Alex Franz Zehetbauer, photo by Ismael Cruz.




I have found that I am unsatisfied with my artistic endeavors when they are not relevant to the world as it exists now. I do believe that the simple act of creating performance matters, however when it comes to my own work, it must be necessary or I will have no drive to see it through. It is this need and an artistic journey, which led me to the concept of the Embodied Shame Pole, now central to my performance work and a tool to categorize it within the medium of experimental theater.

It began with an exhibition by Lee Ufan at the Guggenheim. Ufan works mainly in painting and sculpture. There is a fascinating performative quality in his work. It is not that his work literally performs, but rather that within it there is evidence of a past performance; evidence of its creation, bound up with chance. A simple sculpture that I find precisely explicates this quality is one entitled Phenomenon (1968) involving a rectangular steel plate placed directly on the museum floor, upon which a glass plate of the same size is placed. Ufan then finds a rather large smooth and ovular shaped rock from nature and from a precise distance drops the rock on the glass pane, creating a bursting web of cracks highlighted by the dark metal sheet below. When viewing this piece in the museum, the spectator is immediately aware of the performance through which the art was created. Yes, one can imagine any painter or sculptor stroking the canvas or chiseling away, however, it is the simplicity, the examination of a single moment in Lee Ufan's work that generates a more precise, more scientific performative quality.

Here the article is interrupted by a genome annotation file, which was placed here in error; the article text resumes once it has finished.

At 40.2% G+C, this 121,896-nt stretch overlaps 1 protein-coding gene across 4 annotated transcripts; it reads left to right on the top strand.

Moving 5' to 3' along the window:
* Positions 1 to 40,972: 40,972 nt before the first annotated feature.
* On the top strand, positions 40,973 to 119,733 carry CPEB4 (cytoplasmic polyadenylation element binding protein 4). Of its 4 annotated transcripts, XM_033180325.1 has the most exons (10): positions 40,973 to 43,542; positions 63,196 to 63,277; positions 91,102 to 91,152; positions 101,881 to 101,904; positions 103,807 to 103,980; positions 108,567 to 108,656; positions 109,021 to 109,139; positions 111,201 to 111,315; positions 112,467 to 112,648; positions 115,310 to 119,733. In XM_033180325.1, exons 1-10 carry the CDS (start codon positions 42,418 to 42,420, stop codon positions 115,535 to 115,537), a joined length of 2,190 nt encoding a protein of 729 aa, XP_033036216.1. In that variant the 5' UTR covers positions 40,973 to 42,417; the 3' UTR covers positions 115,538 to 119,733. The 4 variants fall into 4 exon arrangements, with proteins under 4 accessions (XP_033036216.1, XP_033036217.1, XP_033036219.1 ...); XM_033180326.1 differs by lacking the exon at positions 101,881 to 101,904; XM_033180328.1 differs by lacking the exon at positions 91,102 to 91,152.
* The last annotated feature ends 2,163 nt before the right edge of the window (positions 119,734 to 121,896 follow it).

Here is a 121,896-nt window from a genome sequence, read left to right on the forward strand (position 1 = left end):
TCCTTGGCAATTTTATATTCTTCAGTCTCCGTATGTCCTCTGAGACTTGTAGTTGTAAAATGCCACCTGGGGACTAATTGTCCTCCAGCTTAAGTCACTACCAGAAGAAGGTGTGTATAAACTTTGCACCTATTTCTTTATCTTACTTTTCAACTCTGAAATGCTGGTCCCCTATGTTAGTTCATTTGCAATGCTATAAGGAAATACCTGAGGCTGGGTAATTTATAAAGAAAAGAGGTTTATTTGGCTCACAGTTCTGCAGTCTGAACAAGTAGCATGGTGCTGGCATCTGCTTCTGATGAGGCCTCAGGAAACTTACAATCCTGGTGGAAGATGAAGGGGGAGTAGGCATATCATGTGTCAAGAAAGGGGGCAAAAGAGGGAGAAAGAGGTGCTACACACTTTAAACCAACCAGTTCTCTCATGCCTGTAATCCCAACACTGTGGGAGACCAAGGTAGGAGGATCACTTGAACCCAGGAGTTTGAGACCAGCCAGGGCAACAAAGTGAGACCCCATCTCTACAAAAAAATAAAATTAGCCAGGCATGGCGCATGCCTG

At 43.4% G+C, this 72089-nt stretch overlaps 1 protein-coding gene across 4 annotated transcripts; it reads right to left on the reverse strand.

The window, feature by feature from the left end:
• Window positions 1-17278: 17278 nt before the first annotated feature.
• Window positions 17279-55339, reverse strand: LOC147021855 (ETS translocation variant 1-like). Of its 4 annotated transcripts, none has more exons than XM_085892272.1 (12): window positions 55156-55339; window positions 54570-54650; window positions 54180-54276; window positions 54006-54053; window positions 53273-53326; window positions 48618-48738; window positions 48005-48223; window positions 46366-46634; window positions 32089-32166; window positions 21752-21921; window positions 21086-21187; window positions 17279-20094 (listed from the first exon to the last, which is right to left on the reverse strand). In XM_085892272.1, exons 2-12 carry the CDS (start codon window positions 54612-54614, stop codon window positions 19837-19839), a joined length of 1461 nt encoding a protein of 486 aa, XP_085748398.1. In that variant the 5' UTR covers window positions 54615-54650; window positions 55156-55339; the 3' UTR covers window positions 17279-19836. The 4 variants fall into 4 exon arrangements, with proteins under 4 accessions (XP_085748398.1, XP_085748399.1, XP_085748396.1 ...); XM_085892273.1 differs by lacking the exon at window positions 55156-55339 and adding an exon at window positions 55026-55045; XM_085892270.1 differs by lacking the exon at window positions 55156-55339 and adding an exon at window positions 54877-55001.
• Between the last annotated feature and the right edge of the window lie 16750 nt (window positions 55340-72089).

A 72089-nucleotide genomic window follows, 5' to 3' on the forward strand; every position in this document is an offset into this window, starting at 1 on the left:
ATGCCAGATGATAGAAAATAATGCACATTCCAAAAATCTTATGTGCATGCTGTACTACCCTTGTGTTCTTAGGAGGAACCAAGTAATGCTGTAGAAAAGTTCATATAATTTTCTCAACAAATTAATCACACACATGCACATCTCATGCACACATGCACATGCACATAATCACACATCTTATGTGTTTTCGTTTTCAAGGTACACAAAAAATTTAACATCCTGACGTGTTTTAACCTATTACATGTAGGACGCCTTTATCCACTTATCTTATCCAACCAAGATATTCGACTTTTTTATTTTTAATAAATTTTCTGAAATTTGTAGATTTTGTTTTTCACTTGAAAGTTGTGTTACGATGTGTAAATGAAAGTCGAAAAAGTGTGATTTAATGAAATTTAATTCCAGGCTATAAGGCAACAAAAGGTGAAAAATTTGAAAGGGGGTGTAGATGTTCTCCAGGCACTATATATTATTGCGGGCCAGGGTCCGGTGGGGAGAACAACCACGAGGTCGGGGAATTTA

After viewing Ufan's exhibition, I was asked to generate a creative response to his work. What could I create that would expose similar evidence of a past performance? Being the crime drama fanatic I am, I thought instantly of murder. A crime scene could be perceived as a work of art, and evidence of the performance of its creation would be inherent. Now the question arose: who would I like most to murder? Hypothetically, of course. It did not take me long to consolidate my search to CEO's of major oil companies. Through much research on various candidates, I came across Lee Raymond, the CEO of Exxon Mobile during the oil spill in Cordova. I discovered that a totem pole had been created by Mike Webber with the intention of shaming Lee Raymond and his company for the promises they failed to keep in the aftermath of the oil spill (It seemed I wasn't the only one in the business of creative response). This "shame" pole, to be more precise, is an ancient tradition of the native people of Alaska and British Columbia, used as a catalyst for justice, by provoking the energy of change and action within an individual or community via shame for their unpaid debts or unkept promises. It was decided. I would create my own "horizontal" shame pole in the form of a crime scene installation, giving evidence of my subject by smearing his blood into the iconic symbol of his company, that is, the bp spiky sun splash. My first shame pole was for Tony Hayward and his command of bp during the deepwater horizon oil spill.